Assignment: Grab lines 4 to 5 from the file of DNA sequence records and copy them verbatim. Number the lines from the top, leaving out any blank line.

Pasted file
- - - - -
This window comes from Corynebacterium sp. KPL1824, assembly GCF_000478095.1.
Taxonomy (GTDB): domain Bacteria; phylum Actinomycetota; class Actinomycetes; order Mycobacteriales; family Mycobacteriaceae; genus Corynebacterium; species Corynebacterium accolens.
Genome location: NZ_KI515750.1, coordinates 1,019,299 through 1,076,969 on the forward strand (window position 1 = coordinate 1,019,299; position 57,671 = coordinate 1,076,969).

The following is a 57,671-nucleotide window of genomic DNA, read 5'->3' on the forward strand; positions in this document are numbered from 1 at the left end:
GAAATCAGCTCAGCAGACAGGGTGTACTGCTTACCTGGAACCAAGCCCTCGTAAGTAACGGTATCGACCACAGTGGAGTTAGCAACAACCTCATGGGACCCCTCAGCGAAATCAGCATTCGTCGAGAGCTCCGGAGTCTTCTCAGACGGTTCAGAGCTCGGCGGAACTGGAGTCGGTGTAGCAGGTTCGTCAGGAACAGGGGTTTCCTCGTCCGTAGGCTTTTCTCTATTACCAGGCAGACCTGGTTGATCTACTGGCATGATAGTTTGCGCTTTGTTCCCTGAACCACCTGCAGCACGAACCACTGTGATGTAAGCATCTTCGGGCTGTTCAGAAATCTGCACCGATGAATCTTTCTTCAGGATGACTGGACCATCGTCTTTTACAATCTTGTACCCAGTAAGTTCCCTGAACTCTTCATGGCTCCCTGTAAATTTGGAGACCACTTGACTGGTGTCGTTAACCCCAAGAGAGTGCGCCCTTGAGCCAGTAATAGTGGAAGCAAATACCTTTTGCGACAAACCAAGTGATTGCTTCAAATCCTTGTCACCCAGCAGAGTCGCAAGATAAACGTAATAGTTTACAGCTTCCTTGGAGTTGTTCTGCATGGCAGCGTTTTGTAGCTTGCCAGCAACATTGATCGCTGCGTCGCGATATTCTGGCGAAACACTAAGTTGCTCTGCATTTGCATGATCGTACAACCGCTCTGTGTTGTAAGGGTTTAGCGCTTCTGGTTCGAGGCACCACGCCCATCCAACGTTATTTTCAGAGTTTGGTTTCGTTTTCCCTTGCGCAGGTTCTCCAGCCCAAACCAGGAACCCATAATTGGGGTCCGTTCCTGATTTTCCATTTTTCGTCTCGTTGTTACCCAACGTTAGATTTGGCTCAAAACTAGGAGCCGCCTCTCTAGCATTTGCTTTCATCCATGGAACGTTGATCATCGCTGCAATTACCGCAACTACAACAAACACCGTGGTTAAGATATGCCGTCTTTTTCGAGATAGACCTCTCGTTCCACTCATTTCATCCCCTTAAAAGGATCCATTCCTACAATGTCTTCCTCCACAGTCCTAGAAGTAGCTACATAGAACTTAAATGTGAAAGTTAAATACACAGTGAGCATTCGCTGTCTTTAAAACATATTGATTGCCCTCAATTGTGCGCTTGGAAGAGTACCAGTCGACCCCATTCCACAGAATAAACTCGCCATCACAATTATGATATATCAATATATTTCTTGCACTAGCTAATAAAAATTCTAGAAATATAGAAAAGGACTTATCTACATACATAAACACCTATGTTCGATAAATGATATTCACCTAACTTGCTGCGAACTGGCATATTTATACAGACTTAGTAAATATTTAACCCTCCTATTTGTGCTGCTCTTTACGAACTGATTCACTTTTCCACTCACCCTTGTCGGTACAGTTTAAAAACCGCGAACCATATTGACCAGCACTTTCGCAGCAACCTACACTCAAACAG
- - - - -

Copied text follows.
The following is a 57,671-nucleotide window of genomic DNA, read 5'->3' on the forward strand; positions in this document are numbered from 1 at the left end:
GAAATCAGCTCAGCAGACAGGGTGTACTGCTTACCTGGAACCAAGCCCTCGTAAGTAACGGTATCGACCACAGTGGAGTTAGCAACAACCTCATGGGACCCCTCAGCGAAATCAGCATTCGTCGAGAGCTCCGGAGTCTTCTCAGACGGTTCAGAGCTCGGCGGAACTGGAGTCGGTGTAGCAGGTTCGTCAGGAACAGGGGTTTCCTCGTCCGTAGGCTTTTCTCTATTACCAGGCAGACCTGGTTGATCTACTGGCATGATAGTTTGCGCTTTGTTCCCTGAACCACCTGCAGCACGAACCACTGTGATGTAAGCATCTTCGGGCTGTTCAGAAATCTGCACCGATGAATCTTTCTTCAGGATGACTGGACCATCGTCTTTTACAATCTTGTACCCAGTAAGTTCCCTGAACTCTTCATGGCTCCCTGTAAATTTGGAGACCACTTGACTGGTGTCGTTAACCCCAAGAGAGTGCGCCCTTGAGCCAGTAATAGTGGAAGCAAATACCTTTTGCGACAAACCAAGTGATTGCTTCAAATCCTTGTCACCCAGCAGAGTCGCAAGATAAACGTAATAGTTTACAGCTTCCTTGGAGTTGTTCTGCATGGCAGCGTTTTGTAGCTTGCCAGCAACATTGATCGCTGCGTCGCGATATTCTGGCGAAACACTAAGTTGCTCTGCATTTGCATGATCGTACAACCGCTCTGTGTTGTAAGGGTTTAGCGCTTCTGGTTCGAGGCACCACGCCCATCCAACGTTATTTTCAGAGTTTGGTTTCGTTTTCCCTTGCGCAGGTTCTCCAGCCCAAACCAGGAACCCATAATTGGGGTCCGTTCCTGATTTTCCATTTTTCGTCTCGTTGTTACCCAACGTTAGATTTGGCTCAAAACTAGGAGCCGCCTCTCTAGCATTTGCTTTCATCCATGGAACGTTGATCATCGCTGCAATTACCGCAACTACAACAAACACCGTGGTTAAGATATGCCGTCTTTTTCGAGATAGACCTCTCGTTCCACTCATTTCATCCCCTTAAAAGGATCCATTCCTACAATGTCTTCCTCCACAGTCCTAGAAGTAGCTACATAGAACTTAAATGTGAAAGTTAAATACACAGTGAGCATTCGCTGTCTTTAAAACATATTGATTGCCCTCAATTGTGCGCTTGGAAGAGTACCAGTCGACCCCATTCCACAGAATAAACTCGCCATCACAATTATGATATATCAATATATTTCTTGCACTAGCTAATAAAAATTCTAGAAATATAGAAAAGGACTTATCTACATACATAAACACCTATGTTCGATAAATGATATTCACCTAACTTGCTGCGAACTGGCATATTTATACAGACTTAGTAAATATTTAACCCTCCTATTTGTGCTGCTCTTTACGAACTGATTCACTTTTCCACTCACCCTTGTCGGTACAGTTTAAAAACCGCGAACCATATTGACCAGCACTTTCGCAGCAACCTACACTCAAACAG